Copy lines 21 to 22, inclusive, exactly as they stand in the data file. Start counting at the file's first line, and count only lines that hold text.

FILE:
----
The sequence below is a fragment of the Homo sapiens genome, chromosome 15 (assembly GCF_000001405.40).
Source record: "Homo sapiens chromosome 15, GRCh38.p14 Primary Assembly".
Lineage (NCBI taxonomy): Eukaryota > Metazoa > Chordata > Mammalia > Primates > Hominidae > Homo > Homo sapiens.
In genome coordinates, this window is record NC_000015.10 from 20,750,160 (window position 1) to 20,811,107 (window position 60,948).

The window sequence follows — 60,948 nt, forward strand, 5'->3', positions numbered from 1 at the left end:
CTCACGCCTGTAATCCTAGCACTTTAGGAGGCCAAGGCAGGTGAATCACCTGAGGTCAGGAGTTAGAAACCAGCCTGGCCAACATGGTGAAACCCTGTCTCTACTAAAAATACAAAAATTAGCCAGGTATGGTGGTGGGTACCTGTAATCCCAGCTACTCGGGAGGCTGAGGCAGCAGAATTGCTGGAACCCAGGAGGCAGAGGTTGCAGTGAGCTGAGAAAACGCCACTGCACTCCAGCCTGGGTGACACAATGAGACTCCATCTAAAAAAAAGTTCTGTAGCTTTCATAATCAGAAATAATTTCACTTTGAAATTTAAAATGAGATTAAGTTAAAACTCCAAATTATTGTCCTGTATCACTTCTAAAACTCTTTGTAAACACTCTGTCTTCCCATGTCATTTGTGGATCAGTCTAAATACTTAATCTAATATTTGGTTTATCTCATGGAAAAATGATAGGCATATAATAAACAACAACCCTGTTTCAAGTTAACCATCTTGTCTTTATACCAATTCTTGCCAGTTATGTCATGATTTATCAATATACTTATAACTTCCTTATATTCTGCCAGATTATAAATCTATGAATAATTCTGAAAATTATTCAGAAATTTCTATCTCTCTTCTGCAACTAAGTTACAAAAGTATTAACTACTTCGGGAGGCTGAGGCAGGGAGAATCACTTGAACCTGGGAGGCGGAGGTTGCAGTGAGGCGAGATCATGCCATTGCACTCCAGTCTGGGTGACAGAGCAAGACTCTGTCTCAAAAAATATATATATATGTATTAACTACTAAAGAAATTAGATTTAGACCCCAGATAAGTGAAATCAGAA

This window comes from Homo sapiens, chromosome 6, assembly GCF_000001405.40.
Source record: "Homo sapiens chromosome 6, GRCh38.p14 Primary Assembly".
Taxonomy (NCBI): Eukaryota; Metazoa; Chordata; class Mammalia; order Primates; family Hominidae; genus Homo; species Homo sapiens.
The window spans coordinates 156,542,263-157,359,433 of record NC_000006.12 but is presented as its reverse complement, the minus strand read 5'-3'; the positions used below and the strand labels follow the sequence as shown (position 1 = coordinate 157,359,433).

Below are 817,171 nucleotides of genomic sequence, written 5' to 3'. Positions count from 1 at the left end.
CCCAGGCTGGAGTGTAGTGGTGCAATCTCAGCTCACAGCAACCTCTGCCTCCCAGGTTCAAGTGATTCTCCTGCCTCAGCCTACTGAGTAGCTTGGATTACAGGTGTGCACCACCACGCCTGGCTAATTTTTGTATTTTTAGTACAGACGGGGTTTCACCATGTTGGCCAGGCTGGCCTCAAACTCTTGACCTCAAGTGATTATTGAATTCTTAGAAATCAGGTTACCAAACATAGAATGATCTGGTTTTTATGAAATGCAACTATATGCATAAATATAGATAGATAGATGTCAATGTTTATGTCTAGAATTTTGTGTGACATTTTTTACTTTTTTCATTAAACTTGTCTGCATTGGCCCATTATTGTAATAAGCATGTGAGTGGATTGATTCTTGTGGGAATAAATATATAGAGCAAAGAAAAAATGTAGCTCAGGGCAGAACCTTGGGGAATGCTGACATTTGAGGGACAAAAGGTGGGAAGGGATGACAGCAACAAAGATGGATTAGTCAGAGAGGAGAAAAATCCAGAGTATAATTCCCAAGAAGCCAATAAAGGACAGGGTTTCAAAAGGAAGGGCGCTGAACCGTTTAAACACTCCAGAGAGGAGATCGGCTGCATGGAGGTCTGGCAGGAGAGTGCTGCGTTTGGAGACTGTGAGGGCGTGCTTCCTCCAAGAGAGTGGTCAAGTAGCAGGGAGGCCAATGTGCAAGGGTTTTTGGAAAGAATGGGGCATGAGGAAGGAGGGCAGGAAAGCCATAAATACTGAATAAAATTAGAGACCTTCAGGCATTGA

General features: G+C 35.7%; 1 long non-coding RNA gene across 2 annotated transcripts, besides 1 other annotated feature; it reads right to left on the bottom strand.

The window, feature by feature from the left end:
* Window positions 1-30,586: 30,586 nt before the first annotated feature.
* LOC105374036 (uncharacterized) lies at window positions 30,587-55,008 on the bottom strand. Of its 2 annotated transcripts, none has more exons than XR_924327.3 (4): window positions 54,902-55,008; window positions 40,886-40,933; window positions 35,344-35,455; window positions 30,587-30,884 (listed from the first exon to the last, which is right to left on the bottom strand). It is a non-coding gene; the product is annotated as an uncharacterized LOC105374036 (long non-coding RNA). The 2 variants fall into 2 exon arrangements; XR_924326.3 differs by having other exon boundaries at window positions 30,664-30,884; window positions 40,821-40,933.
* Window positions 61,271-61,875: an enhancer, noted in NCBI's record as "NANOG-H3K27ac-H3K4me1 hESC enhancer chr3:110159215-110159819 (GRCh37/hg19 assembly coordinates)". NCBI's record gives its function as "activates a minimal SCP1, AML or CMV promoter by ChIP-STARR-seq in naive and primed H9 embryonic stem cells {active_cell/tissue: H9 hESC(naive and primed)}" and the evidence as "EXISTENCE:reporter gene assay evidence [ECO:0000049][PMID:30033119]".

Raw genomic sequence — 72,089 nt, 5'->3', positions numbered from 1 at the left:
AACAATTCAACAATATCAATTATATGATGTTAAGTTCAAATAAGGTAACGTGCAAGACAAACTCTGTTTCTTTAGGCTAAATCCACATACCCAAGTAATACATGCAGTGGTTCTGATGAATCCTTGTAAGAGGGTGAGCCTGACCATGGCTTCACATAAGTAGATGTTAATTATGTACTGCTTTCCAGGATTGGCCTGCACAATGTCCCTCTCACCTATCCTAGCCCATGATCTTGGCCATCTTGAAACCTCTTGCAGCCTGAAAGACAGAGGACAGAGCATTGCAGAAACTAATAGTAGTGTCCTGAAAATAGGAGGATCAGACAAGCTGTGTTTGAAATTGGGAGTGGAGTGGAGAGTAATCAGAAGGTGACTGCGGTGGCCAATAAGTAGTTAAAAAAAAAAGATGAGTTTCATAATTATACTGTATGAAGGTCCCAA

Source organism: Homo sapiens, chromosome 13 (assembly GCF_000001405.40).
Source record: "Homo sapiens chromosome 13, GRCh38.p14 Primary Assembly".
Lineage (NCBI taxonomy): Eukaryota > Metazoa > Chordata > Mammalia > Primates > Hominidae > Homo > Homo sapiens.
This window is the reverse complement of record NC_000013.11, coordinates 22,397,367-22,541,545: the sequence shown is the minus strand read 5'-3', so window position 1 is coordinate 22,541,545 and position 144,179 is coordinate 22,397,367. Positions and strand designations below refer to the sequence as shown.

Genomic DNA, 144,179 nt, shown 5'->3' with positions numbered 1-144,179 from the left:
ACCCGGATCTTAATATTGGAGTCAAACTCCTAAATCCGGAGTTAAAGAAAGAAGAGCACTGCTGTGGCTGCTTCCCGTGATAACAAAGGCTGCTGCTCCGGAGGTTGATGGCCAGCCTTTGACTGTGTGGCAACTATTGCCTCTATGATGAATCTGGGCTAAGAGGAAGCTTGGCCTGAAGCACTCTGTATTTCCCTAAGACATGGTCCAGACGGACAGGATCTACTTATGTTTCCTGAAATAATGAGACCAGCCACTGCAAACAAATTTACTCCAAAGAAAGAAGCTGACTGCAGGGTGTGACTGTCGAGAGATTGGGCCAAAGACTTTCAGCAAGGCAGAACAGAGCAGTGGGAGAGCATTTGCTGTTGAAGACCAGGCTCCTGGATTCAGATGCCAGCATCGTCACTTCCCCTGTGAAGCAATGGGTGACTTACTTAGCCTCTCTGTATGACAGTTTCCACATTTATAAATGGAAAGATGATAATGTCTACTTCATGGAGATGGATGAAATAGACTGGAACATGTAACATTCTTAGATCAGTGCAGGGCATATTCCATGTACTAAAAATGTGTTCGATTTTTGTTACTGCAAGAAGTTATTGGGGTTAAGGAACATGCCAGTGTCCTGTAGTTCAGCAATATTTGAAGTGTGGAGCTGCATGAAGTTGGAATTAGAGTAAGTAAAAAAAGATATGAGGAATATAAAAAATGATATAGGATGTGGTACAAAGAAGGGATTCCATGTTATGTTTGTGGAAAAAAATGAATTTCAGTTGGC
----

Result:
Source record: "Homo sapiens chromosome 13, GRCh38.p14 Primary Assembly".
Lineage (NCBI taxonomy): Eukaryota > Metazoa > Chordata > Mammalia > Primates > Hominidae > Homo > Homo sapiens.